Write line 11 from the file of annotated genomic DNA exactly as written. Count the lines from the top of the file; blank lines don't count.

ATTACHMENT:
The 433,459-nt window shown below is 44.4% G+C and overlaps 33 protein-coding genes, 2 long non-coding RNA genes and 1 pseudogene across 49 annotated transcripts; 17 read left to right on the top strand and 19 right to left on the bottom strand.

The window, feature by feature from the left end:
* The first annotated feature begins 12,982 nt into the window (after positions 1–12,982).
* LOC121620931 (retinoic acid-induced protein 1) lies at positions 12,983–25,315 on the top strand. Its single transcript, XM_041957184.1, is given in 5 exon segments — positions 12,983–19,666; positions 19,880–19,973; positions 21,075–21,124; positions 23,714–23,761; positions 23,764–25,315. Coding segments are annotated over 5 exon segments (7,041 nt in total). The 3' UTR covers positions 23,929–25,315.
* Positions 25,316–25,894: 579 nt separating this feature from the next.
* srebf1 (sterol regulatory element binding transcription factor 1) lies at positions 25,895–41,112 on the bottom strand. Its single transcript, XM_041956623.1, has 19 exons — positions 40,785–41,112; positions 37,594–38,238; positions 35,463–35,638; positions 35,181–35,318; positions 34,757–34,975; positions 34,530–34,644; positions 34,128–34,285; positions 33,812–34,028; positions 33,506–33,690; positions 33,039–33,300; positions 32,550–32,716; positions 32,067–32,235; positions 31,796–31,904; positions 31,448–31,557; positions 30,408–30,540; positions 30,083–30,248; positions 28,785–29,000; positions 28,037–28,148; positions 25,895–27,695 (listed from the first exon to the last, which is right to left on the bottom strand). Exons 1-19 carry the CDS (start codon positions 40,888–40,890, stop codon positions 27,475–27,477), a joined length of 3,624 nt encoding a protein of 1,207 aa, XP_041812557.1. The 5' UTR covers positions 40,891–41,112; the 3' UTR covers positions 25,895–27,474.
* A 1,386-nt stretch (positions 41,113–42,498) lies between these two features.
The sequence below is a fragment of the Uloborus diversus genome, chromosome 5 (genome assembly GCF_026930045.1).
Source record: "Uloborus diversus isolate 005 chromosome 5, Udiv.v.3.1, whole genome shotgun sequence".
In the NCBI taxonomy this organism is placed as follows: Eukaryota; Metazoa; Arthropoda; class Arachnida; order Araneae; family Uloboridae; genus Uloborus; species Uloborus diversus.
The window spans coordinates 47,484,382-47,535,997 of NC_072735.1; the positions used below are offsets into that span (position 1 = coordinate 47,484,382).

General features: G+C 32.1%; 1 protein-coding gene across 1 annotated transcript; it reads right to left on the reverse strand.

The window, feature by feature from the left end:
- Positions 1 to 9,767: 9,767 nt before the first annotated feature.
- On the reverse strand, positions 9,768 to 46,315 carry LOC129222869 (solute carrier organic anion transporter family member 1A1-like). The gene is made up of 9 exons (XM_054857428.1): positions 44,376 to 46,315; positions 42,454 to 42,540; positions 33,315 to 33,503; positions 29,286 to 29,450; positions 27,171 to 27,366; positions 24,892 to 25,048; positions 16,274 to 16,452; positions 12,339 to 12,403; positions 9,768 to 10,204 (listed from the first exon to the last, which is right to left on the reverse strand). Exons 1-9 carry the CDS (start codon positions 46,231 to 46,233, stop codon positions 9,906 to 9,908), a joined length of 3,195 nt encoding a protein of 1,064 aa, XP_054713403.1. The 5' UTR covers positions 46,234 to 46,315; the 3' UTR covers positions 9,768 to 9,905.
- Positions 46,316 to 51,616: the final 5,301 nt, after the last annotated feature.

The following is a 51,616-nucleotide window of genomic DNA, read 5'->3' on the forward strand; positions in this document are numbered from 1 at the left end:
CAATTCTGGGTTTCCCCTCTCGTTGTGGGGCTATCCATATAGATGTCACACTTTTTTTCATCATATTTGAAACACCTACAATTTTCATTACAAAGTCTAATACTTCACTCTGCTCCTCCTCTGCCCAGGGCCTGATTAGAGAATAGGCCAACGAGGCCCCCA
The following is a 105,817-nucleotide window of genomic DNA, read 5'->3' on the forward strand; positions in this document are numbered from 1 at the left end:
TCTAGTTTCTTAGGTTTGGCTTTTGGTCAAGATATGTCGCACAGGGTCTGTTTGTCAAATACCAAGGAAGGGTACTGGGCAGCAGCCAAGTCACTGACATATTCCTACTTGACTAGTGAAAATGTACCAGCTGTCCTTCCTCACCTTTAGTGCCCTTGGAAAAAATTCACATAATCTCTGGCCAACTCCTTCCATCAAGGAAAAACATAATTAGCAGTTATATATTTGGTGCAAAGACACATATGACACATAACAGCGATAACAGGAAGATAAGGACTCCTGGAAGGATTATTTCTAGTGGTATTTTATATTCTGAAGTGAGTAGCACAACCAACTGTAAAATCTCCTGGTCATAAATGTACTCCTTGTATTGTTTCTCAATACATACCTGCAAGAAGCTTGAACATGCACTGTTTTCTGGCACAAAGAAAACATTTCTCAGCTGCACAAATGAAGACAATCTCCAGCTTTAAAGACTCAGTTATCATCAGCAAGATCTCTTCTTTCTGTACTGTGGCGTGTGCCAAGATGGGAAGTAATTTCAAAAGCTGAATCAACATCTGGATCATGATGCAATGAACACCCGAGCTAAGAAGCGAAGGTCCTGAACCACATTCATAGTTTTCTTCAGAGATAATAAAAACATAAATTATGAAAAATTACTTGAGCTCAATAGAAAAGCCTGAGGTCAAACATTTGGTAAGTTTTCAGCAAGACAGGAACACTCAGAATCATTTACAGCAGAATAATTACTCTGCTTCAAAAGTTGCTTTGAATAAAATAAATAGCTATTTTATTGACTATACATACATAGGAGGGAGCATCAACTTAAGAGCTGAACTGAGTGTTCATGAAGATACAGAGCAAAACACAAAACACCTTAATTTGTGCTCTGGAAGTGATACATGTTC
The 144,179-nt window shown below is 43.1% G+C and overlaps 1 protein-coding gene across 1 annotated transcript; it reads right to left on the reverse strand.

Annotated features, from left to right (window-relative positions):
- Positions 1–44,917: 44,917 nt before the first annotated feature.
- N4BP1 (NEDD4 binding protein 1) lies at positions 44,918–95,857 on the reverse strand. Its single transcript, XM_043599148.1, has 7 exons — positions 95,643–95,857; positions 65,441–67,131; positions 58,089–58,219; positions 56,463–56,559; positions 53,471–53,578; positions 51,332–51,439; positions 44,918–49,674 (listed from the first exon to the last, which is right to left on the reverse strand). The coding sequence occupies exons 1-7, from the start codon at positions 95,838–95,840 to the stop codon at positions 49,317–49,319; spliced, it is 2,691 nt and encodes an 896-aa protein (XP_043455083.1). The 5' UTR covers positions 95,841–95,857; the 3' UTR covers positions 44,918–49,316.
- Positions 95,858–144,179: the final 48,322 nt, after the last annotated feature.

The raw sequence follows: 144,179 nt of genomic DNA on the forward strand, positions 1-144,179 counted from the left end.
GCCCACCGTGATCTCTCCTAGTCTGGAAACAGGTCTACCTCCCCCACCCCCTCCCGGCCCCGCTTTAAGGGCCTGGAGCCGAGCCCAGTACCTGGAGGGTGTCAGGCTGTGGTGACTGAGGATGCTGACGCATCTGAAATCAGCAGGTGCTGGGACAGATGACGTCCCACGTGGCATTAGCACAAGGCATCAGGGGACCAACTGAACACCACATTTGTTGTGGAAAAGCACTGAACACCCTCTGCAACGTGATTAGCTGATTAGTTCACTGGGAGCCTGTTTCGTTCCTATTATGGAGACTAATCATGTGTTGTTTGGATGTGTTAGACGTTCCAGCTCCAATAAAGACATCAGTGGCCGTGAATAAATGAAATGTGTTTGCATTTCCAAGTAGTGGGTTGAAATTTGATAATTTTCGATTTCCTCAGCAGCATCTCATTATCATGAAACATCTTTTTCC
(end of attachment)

The window spans coordinates 47,484,382-47,535,997 of NC_072735.1; the positions used below are offsets into that span (position 1 = coordinate 47,484,382).